audience Reviews, 60% Audience Score
- Rating: 3 out of 5 starsThis is wild, wacky stuff, as Carson might say. It went places right out of left field. There's the all-world soccer player who blows a penalty kick in the World Cup and is left shattered, but driven to do good for the world. You get these twins who are pure evil. There's an evil Minister of Propaganda. A gene specialist (also evil, who woulda thunk it?). They all want to use Diamantino's skills for their own monetary gain, not realizing his blatant dimwittedness will be an asset to him. And just as you think you might know what's up, they go into transferring genes, a lesbian scene, an island of green (and a full prism of other glorious shades), and a final battle scene. And of course, there's the fluffy puppies. Wow, Credit to directors/writers Schmidt and Abrantes for this zany flick, and to cinematographer Anderson for making it look so glorious. And kudos to the sisters Moreira and also Joana Barrios. But mostly to lead Carloto Cotta as the clueless Diamantino and the lovely Cleo Tavares. 3 stars for general cult-y wackiness and cinematography.
- Rating: 5 out of 5 starsAn unforgettable experience, with the absurd cloning story but it ends up fitting, because the rest of the narrative is AMAZING, we stay inside the character's mind and understand all his decisions, and have moments to make us cry. (10/10)
- Rating: 4.5 out of 5 starsThis movie is exactly what cinema needed. Cotta outing himself as one of the greatest actors of our time.
- Rating: 1.5 out of 5 starsJust silly, not surreal.
- Rating: 3.5 out of 5 starsThe Matt Gaetz story (it makes as much sense as anything he came up with), also known as 'Diamantino', a Portuguese film. It never takes itself too serious, and if you don't you'll be rewarded with an irreverent concept and one of the oddest love stories on film. This is a low budget B movie and as far as they go it's pretty darn great! Don't think about it or try to figure it out, just let the absurdity of it all wash over you! Final Score: 7.5/10
- Rating: 4 out of 5 starsA truly surreal picture that always manages to have a firm foot in reality, Diamantino, a title I still can't pronounce on the first attempt, tackles a series of issues in bizarre yet rewarding ways. The copy I watched had very iffy subtitles, so I can't fully comment on the dialogue, but what I understood often made me laugh, and there's some very insightful conversation into the nature of talent and how people exploit those who possess it. The lead is fantastic, a loveable everyman in the Forrest Gump mould, brought to life by a vibrant and sensitive performance by Carloto Cotta, an actor I'm keen to see again in the near future. The movie doesn't shout any of its messages, and instead allows them to pay out naturally through our heroes' highs and lows. The spy subplot might not go anywhere, but for the most part the movie keeps focus on its eponymous lead and takes us through several of his life-changing experiences. A movie that might offend the palates of casual viewers, but for those looking for something different, Diamantino delivers just that.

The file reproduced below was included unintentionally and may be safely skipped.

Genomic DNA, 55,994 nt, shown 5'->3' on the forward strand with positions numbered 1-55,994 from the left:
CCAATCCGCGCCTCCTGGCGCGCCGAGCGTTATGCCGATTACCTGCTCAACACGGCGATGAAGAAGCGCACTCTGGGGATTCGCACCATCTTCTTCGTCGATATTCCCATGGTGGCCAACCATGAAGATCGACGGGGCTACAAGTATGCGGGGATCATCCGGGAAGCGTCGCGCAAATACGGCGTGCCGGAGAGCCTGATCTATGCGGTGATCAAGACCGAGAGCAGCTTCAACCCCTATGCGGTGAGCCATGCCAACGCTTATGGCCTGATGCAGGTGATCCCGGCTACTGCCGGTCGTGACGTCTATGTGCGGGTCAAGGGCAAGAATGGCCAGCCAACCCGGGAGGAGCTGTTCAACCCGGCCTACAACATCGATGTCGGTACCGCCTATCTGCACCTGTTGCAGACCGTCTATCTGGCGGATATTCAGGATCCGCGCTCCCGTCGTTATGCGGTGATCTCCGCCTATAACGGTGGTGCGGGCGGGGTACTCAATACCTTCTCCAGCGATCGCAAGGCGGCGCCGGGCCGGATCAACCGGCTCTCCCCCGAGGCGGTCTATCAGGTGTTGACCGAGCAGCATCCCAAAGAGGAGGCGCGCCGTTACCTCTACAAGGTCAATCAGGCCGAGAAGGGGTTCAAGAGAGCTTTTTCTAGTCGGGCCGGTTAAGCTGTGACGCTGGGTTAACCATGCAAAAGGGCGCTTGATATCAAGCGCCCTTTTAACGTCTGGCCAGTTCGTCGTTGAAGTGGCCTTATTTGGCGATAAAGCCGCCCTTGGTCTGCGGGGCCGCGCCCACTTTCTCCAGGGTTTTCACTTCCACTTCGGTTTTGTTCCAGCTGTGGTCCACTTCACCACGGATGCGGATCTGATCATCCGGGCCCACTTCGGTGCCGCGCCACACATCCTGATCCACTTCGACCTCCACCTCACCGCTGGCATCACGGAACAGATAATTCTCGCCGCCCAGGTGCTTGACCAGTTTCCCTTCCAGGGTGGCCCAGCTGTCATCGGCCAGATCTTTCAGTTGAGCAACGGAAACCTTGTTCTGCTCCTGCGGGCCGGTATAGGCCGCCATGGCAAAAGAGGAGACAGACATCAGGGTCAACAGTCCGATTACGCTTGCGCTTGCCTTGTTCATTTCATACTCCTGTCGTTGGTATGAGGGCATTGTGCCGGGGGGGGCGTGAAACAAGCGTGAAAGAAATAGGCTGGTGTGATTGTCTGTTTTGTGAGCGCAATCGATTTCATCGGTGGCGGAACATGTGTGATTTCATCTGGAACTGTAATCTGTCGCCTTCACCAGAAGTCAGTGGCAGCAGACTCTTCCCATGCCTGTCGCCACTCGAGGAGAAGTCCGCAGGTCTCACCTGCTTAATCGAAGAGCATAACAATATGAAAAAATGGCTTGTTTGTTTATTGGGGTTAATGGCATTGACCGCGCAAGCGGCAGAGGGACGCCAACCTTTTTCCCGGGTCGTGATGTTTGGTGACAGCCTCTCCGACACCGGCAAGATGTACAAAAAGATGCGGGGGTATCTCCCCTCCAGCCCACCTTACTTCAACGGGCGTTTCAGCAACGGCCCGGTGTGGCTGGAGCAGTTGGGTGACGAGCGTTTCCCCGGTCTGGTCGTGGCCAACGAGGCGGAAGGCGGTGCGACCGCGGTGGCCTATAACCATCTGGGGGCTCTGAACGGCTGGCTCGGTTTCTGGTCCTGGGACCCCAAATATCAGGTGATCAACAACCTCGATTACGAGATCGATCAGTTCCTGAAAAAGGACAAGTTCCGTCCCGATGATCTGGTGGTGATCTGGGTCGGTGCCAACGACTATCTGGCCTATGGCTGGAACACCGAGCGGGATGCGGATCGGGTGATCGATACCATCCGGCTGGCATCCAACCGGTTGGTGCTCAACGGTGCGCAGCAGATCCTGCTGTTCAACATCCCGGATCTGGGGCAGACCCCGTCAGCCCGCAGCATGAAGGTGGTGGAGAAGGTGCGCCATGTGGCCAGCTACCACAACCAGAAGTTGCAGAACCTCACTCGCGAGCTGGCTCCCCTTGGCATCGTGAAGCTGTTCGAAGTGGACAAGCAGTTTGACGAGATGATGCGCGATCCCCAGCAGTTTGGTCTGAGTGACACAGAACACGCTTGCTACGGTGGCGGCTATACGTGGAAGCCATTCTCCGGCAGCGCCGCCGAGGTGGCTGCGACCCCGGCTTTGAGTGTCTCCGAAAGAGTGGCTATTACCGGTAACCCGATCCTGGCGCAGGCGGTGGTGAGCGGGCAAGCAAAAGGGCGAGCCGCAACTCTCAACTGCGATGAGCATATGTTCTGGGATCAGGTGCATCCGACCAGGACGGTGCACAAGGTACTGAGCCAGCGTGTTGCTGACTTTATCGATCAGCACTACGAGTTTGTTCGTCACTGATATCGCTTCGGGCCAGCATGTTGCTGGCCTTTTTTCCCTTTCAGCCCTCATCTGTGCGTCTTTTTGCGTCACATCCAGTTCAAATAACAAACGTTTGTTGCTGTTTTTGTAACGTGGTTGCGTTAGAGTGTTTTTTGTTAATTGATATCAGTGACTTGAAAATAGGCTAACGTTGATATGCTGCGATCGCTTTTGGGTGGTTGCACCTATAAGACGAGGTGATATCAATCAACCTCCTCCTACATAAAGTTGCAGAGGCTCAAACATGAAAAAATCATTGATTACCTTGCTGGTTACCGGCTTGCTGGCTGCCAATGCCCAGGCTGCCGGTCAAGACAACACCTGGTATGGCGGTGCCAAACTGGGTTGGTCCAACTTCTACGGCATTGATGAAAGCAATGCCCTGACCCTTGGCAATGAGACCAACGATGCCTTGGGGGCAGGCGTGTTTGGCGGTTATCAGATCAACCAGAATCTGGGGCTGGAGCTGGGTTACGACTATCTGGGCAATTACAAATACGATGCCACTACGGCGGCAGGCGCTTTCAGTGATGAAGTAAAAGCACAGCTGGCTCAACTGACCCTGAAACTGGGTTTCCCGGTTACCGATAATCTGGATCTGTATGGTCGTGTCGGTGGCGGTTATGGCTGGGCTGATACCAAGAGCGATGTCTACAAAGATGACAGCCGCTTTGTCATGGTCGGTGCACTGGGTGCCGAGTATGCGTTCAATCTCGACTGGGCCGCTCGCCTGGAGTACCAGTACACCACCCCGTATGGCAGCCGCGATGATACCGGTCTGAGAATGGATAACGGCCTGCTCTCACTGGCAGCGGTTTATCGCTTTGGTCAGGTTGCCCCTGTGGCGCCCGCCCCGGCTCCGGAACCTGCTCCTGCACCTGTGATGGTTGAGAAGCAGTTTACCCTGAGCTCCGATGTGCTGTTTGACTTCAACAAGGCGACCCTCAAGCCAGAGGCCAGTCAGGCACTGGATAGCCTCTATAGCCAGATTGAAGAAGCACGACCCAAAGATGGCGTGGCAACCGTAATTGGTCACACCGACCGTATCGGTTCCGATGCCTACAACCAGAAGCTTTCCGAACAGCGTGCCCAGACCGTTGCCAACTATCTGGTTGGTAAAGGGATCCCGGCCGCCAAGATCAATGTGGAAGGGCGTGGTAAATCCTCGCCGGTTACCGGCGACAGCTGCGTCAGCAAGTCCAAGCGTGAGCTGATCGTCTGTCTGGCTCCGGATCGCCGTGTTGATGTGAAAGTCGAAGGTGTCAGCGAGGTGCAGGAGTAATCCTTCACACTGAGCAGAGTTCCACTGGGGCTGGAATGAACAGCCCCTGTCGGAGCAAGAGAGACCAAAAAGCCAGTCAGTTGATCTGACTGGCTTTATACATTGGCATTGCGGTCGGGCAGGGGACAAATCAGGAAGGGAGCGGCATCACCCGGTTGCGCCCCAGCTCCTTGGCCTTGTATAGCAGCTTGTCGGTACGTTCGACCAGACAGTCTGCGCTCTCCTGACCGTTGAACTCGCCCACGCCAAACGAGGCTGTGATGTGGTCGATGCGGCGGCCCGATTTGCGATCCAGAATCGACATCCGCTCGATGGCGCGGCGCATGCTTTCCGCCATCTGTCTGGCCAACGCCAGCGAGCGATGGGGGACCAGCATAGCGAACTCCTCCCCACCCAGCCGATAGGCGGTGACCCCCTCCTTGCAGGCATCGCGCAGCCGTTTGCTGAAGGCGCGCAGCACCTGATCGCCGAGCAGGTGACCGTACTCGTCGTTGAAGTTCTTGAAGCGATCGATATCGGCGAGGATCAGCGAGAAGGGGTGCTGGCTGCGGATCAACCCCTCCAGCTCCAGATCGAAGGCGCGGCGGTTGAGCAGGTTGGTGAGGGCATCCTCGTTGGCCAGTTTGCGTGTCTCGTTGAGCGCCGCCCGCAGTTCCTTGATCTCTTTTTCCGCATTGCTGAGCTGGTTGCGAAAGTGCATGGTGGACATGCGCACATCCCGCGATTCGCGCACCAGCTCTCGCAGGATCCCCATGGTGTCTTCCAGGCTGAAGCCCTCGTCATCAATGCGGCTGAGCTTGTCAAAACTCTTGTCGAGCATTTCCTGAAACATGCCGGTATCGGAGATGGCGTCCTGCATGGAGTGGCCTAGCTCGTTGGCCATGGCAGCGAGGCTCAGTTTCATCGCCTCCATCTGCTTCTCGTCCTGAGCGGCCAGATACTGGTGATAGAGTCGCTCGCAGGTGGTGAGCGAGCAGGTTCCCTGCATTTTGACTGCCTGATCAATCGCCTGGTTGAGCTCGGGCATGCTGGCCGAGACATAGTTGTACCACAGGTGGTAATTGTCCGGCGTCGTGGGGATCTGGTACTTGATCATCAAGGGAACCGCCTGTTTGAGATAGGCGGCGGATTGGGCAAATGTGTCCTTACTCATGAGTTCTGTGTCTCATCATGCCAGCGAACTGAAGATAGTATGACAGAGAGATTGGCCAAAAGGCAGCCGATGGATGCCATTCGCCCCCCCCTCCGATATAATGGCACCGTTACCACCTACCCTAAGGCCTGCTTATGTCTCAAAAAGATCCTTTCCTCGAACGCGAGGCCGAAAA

- Rating: 0.5 out of 5 stars"You mentioned Cristiano Ronaldo – but in Portugal, everybody believes him, which is really shocking." -Gabriel Abrantes What is it that they believe and why is this shocking? What is truly shocking is how you actually portray this national icon when he stands for hard work, success and love for his fellow human beings.
- Rating: 3 out of 5 starsDIAMANTINO, written and directed by Daniel Schmidt and Gabriel Abrantes is a wonderfully bizarre Portugal film where at the center lies an incredible warm-hearted sweetness. The title character, played by Carlota Cotta, is a soccer player (clearly inspired by Cristiano Ronaldo), who is responsible for a cultural disappointment after missing a penalty kick during the final moments of a World Cup championship game. Diamantino decides to make good for himself by adopting a refugee. Unbeknownst to him, the adopted refugee is actually a lesbian secret service agent who is investigating him for money laundering. Diamantino's problems worsen once his money obsessed siblings decide to hand him off to a mad scientist with plans to clone his genetics for a government plot to strengthen Portugal's power within the EU. The under the radar queerness is almost undermined with the muddy sexual dynamics of the narrative. The film veers into the dangerous old school notion that male charm is irresistible, even for a lesbian. A notion that hopefully contemporary audiences have enough sense not to buy into as an argument for sexual preferences instead of orientation. Additionally, the lesbian/secret service/refugee character Aisha, who is pretending to be a young boy and calls Diamantino ‘daddy' while watching the character development between the two becoming more intimate had me absolutely squirming in my seat with its implications. The redemption of the film is the compassionate message about finding acceptance and love, even if gender bending, genetically modified breasts are involved.
- Rating: 5 out of 5 starsGreat story, acting and directing. It takes so many turns.
- Rating: 2 out of 5 starsHit or miss? Definitely a miss.